The KDRI with a discrimination of 0.63 will make 37% incorrect outcomes, making it clearly limited for adequate individualized decisions. There are many (dynamic) posttransplant factors of the recipient that contribute to graft failure that are hard to capture at baseline, whereas the KDRI consist of only donor and transplant factors. However, including these recipient factors that are known at the time of transplantation will also not improve the current KDRI at the desired level of greater than 0.8 discrimination for the individual recipient.26 Most of the prediction scores in transplant nephrology have a low C-statistic which may reflect the attainment of a certain threshold of prediction in the complex transplant setting. Therefore, the KDRI seems most suitable to assist allocation for longevity matching between cohorts of donors and recipients, for example, the policy of the United States by allocating the top 20% of low KDRI kidneys to the top 20% of candidates with best prospect of graft survival.

Instead of creating an alternative prediction model, it would be interesting to assess an updated KDRI that include the following: (1) correct misspecified donor factors in the Dutch population and include additional valuable donor factors, (2) include interactions of KDRI and recipient characteristics (such as age), and (3) include surrogate outcomes and their (possible) interactions with the KDRI. We observed an interaction of the KDRI and recipient age: the association between the KDRI and graft failure was higher for younger aged recipients. These results are consistent with those of Hernandez et al27 and Heaphy et al28 who showed that higher KDRI donor kidneys (thus lower quality) have a more perceptible effect in lower-risk recipients who are younger with no history of diabetes. Inclusion of surrogate (intermediate) transplant outcomes, for example, delayed graft function and acute rejection which are associated with graft failure,29 as well as other recipient characteristics, such as dialysis vintage and previous transplantation, could contribute to a more accurate KDRI. However, for validation purposes, we applied the same strategy as described by Rao et al (2009), to stratify the analyses on recipient age and diabetes.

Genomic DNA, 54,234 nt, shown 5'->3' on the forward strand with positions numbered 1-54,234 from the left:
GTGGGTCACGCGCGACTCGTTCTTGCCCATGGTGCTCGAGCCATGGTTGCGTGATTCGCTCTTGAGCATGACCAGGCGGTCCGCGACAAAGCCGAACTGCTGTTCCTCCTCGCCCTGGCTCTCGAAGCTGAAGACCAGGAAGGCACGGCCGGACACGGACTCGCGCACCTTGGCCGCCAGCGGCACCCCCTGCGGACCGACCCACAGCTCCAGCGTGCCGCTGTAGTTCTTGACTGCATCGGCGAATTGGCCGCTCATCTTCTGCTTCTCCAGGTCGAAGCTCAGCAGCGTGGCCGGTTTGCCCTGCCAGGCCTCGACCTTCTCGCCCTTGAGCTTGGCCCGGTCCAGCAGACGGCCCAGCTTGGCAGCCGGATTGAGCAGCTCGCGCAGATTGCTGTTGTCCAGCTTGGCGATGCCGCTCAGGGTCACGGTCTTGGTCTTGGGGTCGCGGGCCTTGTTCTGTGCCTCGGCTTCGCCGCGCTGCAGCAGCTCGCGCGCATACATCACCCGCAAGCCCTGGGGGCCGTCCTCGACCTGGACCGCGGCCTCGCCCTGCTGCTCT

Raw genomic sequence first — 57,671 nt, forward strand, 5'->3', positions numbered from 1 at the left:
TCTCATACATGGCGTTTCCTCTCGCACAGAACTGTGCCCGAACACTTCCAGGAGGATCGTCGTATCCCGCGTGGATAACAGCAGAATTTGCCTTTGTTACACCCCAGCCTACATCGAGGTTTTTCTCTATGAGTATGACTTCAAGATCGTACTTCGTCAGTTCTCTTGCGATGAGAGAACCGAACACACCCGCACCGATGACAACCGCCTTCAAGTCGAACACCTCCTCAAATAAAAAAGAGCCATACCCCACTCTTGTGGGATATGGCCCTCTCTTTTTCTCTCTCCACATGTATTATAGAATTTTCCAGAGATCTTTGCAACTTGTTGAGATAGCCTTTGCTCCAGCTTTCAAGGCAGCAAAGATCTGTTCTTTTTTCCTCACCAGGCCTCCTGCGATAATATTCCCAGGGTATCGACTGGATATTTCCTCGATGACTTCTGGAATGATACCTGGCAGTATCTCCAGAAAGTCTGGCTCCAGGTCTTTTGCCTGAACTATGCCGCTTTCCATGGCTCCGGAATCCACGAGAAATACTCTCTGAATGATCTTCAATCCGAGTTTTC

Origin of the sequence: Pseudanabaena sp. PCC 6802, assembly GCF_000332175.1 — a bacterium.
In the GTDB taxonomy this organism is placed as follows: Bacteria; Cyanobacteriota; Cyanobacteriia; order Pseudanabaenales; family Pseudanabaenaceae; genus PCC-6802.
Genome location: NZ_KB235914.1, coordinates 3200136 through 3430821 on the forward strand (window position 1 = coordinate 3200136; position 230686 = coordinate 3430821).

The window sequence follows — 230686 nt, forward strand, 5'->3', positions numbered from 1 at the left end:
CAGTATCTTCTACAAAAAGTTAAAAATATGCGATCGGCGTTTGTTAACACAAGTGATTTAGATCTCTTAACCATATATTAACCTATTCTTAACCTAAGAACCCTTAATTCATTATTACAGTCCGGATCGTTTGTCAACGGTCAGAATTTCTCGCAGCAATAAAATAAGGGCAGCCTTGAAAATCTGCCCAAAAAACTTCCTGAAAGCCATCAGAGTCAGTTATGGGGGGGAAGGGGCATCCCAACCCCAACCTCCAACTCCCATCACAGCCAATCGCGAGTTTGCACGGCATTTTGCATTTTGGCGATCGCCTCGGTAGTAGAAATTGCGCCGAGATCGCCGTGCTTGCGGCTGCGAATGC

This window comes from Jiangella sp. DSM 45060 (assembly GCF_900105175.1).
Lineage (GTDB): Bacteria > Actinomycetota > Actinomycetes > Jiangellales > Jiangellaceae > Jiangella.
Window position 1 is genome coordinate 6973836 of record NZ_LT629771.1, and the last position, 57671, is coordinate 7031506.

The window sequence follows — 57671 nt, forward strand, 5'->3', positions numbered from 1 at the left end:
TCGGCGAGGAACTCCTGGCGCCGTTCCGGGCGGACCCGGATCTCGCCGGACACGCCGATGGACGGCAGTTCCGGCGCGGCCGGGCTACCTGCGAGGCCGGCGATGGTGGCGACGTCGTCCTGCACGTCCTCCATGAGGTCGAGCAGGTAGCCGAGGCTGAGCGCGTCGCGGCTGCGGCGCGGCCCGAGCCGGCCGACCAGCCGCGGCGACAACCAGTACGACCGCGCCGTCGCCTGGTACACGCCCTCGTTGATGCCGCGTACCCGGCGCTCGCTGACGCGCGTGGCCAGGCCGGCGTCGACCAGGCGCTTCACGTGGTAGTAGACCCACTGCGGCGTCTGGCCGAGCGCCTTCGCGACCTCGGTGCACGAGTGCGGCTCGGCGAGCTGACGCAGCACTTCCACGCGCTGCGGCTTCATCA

The current study shows directions for an updated more accurate KDRI, such as the need to include interaction of donor type and cold ischemia time which support previous research.2 Although the KDRI performs equally well, our results show the limitations of the KDRI for selecting donor kidneys for transplant patients. Future studies should focus on how the KDRI should be adapted to be used for allocation for longevity matching between donors and recipients in the Eurotransplant region.